Acoustic traits of bat-pollinated flowers compared to flowers of other pollination syndromes and their echo-based classification using convolutional neural networks

Ralph Simon, Yossi Yovel (Editor), Karol Bakunowski, Angel Eduardo Reyes-Vasques, Marco Tschapka, Mirjam Knörnschild, Jan Steckel, Dan Stowell

Research output: Contribution to journalArticleScientificpeer-review


Bats orient and forage by night relying on their biosonar system. Consequently, some plant species that are pollinated by bats evolved echo acoustic signals to attract their nocturnal pollinators. Only few of the more than 400 bat-pollinated neotropical plants have been studied in this regard and it remained unclear if bat-pollinated flowers share general echo acoustic adaptations and differ acoustically from flowers that are pollinated by other animals (e.g. birds, insects). In our study we directly compare the acoustics and morphology of flowers from plants belonging to different pollination syndromes. We compared six species pairs from different families and for each species we collected 14 individual flowers. With an automated ensonification setup we measured the echoes from 202 positions around the opening of each flower. We also took morphological measurements of each flower. We found that the acoustic reflectivity of the flowers, measured as target strength, was higher for bat-pollinated flowers irrespective of their size. To understand if flowers have species-specific acoustic signatures we trained a convolutional neural network to classify flowers by their echoes. We show that a high classification performance can be achieved already with a very limited number of echoes and that bat-pollinated flowers tend to be easier to classify. Our study not only provides new insights into the acoustics of floral signals but also is relevant from a signal processing point of view as we demonstrate how complex objects can be characterized with a very limited amount of acoustic data.

Bat-pollinated flowers have to attract their pollinators in absence of light and therefore some species developed specialized echoic floral parts. These parts are usually concave shaped and act like acoustic retroreflectors making the flowers acoustically conspicuous to the bats. Acoustic plant specializations only have been described for two bat-pollinated species in the Neotropics and one other bat-dependent plant in South East Asia. However, it remains unclear whether other bat-pollinated plant species also show acoustic adaptations. Moreover, acoustic traits have never been compared between bat-pollinated flowers and flowers belonging to other pollination syndromes. To investigate acoustic traits of bat-pollinated flowers we recorded a dataset of 32320 flower echoes, collected from 168 individual flowers belonging to 12 different species. 6 of these species were pollinated by bats and 6 species were pollinated by insects or hummingbirds. We analyzed the spectral target strength of the flowers and trained a convolutional neural network (CNN) on the spectrograms of the flower echoes. We found that bat-pollinated flowers have a significantly higher echo target strength, independent of their size, and differ in their morphology, specifically in the lower variance of their morphological features. We found that a good classification accuracy by our CNN (up to 84%) can be achieved with only one echo/spectrogram to classify the 12 different plant species, both bat-pollinated and otherwise, with bat-pollinated flowers being easier to classify. The higher classification performance of bat-pollinated flowers can be explained by the lower variance of their morphology.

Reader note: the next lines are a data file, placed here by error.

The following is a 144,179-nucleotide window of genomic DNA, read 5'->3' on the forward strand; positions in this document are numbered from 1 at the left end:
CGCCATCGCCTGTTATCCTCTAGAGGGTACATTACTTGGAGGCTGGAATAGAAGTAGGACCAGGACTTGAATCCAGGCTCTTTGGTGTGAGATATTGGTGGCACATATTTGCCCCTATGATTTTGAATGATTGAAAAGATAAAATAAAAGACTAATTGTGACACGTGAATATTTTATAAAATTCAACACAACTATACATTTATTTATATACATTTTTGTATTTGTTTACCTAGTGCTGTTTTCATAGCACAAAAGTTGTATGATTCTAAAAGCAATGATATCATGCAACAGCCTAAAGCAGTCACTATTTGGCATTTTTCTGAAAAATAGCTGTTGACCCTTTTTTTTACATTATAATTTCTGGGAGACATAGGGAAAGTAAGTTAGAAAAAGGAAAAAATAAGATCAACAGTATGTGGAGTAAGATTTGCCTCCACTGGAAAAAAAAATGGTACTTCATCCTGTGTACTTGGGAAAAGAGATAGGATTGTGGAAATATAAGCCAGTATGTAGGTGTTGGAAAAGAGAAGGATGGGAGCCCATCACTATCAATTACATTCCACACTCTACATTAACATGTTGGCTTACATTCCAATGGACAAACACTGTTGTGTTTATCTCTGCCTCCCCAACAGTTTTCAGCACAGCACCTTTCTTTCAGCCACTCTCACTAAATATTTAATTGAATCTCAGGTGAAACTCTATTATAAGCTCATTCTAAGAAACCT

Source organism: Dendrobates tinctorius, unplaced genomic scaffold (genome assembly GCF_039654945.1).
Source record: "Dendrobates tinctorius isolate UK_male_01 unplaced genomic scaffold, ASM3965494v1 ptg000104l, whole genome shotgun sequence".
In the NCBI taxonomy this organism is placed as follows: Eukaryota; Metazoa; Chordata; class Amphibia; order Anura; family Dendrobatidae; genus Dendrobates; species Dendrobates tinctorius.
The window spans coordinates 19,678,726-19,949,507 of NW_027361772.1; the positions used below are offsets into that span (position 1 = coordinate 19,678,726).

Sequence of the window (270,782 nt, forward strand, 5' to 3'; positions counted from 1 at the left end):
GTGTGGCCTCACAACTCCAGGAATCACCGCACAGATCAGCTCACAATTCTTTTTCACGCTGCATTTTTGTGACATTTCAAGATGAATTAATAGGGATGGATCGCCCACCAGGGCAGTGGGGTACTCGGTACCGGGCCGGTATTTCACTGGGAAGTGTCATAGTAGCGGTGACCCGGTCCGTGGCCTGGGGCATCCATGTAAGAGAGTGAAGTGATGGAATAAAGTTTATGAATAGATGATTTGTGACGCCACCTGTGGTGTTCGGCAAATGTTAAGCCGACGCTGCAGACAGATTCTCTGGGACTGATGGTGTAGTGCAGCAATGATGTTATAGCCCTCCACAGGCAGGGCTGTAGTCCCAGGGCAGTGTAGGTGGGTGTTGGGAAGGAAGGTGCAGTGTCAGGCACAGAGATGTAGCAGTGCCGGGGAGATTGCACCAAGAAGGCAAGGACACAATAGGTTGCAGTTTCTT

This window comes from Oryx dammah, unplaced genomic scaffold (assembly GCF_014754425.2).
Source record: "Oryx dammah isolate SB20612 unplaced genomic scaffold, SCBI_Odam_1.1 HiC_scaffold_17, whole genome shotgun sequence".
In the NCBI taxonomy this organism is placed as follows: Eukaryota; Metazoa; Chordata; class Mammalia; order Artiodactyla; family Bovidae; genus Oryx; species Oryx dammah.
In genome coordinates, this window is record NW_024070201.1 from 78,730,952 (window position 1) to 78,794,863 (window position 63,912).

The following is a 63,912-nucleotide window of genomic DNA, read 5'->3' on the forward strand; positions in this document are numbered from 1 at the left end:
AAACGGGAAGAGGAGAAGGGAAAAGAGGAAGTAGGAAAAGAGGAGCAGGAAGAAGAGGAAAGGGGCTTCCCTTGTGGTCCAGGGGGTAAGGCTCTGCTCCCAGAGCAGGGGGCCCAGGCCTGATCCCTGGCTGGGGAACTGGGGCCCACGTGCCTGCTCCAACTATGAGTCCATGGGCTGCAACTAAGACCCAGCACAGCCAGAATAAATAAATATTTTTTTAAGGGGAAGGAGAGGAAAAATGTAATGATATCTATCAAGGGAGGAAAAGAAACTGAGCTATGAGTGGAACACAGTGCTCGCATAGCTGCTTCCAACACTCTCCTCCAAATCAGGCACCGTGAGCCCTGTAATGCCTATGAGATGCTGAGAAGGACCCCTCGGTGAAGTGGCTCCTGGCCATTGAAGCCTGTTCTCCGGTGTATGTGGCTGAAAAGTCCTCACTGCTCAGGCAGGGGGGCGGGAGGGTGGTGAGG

Original languageEnglish
Article number1009706
Number of pages20
JournalPLOS Computational Biology
Issue number12
Publication statusPublished - 16 Dec 2021




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